Cape Town - Low-cost airlines have grown the overall market in South Africa by 3 million travellers over the past decade and created well over 15 000 jobs in the industry.
Mango CEO Nico Bezuidenhout says low-cost airlines may hold the key to even more accelerated growth in the industry, despite the troubles some carriers have experienced in 2012.
This year has seen the demise of Velvet Sky and 1Time running into serious financial difficulty, but Comair - which operates Kulula - and Mango are making profitable returns.
Analysts believe a big reason Kulula and Mango are still financially viable is the new aircraft these airlines are using.
The planes used by 1Time are heavy fuel users and probably unsustainable at current record oil prices.
The industry as a whole is being rocked by high oil prices, which are also putting huge pressure on traditional (full-cost) carriers.
Traditional carriers worldwide are struggling to bring costs down to remain sustainable, while low-cost airlines are claiming a bigger and bigger share of domestic aviation markets.
In South Africa low-cost airlines currently outnumber traditional carriers 3:2 on the so-called golden triangle. This is the Johannesburg-Durban-Cape Town route, which is the busiest network for domestic air travel in Africa.
Bezuidenhout says low-cost aviation has not only stimulated global demand in air travel but also been responsible for substantial up and downstream benefits.
He says the growth of secondary airports - such as Stansted and London Airport - in the United Kingdom, along with economic stimulation around these hubs, can be attributed directly to the introduction of low-cost airlines into the country as Heathrow has become increasingly congested.
South African Airways recently sold its prime landing slot at Heathrow for an undisclosed sum, believed to be quite significant number as airlines wait decades for such a slot.
"While South Africa is not littered with secondary airports with runway capacity to accommodate large single aisle jet aircraft such as the Boeing 737-800, Lanseria has proved a remarkable success as a secondary presence in Johannesburg.
"Mango invested substantially in a new operation last year, with results indicating stimulated demand with healthy load factors.
"The most important fact is that the introduction of our Lanseria-Cape Town route did not impact the OR Tambo Cape Town route at all. In fact, it spurred Mango's market share on routes that it operates by 5% to just under 20%," says Bezuidenhout.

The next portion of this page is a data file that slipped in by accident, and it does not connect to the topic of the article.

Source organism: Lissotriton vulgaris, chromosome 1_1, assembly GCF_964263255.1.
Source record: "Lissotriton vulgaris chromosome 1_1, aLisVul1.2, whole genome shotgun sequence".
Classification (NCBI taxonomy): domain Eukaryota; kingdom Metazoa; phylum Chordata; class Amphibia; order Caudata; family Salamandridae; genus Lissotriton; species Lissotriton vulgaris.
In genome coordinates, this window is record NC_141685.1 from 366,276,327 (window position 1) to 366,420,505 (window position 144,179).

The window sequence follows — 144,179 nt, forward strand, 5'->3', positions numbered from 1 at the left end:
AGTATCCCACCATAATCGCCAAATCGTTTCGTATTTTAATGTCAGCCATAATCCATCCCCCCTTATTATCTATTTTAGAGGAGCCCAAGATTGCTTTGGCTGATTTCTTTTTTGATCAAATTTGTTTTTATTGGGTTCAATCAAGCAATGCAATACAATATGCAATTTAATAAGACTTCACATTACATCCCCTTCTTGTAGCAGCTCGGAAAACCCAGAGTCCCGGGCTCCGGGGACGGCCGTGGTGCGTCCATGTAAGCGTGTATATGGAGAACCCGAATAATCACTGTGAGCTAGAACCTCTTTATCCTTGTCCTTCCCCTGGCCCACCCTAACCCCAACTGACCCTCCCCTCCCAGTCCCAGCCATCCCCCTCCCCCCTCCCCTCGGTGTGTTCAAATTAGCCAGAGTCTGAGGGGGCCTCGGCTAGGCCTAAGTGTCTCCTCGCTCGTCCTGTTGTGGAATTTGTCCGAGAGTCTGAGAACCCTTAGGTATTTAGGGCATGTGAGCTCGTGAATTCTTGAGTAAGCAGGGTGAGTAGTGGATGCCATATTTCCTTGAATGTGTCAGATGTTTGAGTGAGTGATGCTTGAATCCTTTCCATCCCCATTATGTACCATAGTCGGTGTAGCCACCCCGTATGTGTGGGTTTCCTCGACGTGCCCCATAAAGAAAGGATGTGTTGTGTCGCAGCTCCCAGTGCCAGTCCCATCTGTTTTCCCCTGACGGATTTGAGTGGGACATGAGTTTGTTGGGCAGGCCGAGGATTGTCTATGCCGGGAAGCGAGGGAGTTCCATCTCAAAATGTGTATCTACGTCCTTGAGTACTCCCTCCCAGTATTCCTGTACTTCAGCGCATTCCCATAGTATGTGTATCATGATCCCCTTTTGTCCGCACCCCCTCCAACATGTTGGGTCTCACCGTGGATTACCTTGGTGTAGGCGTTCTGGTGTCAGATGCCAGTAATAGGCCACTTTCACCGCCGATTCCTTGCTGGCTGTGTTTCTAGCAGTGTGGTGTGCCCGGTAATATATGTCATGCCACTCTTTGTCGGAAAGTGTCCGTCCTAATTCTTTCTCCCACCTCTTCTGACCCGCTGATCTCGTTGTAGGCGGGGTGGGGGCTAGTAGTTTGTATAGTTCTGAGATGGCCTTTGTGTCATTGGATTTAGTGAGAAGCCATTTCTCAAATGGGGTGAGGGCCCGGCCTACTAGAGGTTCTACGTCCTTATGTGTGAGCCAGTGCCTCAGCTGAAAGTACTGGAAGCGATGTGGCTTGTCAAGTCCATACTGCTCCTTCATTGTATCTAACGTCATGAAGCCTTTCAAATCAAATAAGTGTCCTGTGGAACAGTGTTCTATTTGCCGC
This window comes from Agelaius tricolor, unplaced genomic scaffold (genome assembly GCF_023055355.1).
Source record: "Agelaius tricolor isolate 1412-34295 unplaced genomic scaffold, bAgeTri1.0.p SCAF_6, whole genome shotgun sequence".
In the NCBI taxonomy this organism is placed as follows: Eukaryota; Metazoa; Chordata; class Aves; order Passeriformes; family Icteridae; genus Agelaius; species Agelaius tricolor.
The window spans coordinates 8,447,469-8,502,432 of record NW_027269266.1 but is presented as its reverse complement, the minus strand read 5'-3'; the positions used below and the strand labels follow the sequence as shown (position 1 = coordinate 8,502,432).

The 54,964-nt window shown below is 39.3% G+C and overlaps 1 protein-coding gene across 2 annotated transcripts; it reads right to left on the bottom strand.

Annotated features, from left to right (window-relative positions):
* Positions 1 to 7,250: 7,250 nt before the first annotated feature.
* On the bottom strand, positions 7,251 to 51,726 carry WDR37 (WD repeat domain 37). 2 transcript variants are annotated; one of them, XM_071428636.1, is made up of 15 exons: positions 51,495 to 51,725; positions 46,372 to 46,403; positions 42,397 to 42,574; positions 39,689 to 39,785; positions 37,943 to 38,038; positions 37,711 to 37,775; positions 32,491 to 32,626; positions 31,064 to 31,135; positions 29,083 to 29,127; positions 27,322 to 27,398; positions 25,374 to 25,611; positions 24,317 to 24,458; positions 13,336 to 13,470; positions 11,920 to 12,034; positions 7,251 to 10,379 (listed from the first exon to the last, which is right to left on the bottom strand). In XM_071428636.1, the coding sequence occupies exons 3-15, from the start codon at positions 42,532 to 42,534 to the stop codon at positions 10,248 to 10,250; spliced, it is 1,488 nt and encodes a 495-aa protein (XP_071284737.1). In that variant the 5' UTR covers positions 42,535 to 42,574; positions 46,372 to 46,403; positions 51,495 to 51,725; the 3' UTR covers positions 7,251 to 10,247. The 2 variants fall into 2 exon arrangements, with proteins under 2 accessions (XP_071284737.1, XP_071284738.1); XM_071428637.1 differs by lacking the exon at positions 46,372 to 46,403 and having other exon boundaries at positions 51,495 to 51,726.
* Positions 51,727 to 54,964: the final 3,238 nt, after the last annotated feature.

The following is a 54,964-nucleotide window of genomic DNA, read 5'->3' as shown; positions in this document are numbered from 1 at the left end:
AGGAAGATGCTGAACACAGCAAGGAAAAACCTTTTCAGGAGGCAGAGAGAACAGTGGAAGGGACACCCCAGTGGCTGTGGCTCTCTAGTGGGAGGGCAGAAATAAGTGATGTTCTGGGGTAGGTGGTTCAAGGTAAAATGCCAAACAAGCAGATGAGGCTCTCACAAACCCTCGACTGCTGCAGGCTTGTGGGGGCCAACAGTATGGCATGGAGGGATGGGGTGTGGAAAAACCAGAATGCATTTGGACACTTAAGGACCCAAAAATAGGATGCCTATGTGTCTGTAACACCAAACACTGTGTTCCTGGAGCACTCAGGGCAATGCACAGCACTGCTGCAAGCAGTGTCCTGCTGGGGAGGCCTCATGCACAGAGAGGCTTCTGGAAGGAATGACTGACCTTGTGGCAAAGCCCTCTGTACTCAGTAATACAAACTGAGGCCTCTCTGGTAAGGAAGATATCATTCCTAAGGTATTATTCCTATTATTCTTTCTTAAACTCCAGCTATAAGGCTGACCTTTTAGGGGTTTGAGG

Bezuidenhout estimates that the introduction of a single airline to a secondary airport like Lanseria could create as many as 300-400 employment enhancing opportunities.
"This includes airline staff, airport capacity building in terms of human capital, construction of a larger terminal, catering, security, car rental and localised tourism among others."
Bezuidenhout believes the potential for low-cost travel in Africa is incredible. The recent launch of low-cost carrier Jambo in Kenya and the growing interest of EasyJet's proposed African brand FastJet could mark another turning point in African aviation.
"Traditionally Africa has been a challenging market with bilateral agreements limiting travel between countries and unnaturally keeping affordable fares out of reach of the everyman, simultaneously stifling movement of people and goods and subsequently economic growth."
He says that the growing motivation to act on the Yamoussoukro declaration (Open Skies In Africa) will find impetus in the success of low-cost startups.
A recent economic forecast by aircraft manufacturer Boeing sees Africa's gross domestic product growth 1.2% ahead of an expected global growth rate of 3.2%.
Continental cargo is expected to grow by 5.8% annually, while passenger traffic is pegged at 5.6% (globally 5%).
"The optimistic view is that African aviation will lead global growth for at least the next decade," says Bezuidenhout, "ìand the potential for South Africa is significant as a current clear leader in the sector."
He sees regional flights, in particular by domestic low-cost carriers, increasing substantially over the next 10 years with at least seven more low-cost airlines starting up in Africa by 2020.
"Enthusiasm for African growth is already evident with the recent heightened activity of Middle Eastern carriers in the region. Mango is currently investigating regional route options within the range of our fleet," says Bezuidenhout.
Mango has carried in excess of 8 million people in its nearly six years of operation, an average of well over 1.3 million travellers annually and more than 300 000 per aircraft.
"Asset utilisation is approximately 15-30% higher in the low-cost industry than in traditional aviation. When an asset is in the air, it earns.
"On the ground, it burns money." Bezuidenhout adds that seat density contributes greatly to reducing the average input cost per guest.
In a traditional two class Boeing 737-800 configuration an airline carries approximately 160 seats.
Low-cost airlines carry up to 189 seats (Mango 186) creating scale and increasing possible revenue per available seat kilometre, while reducing the input cost per kilometre flown.
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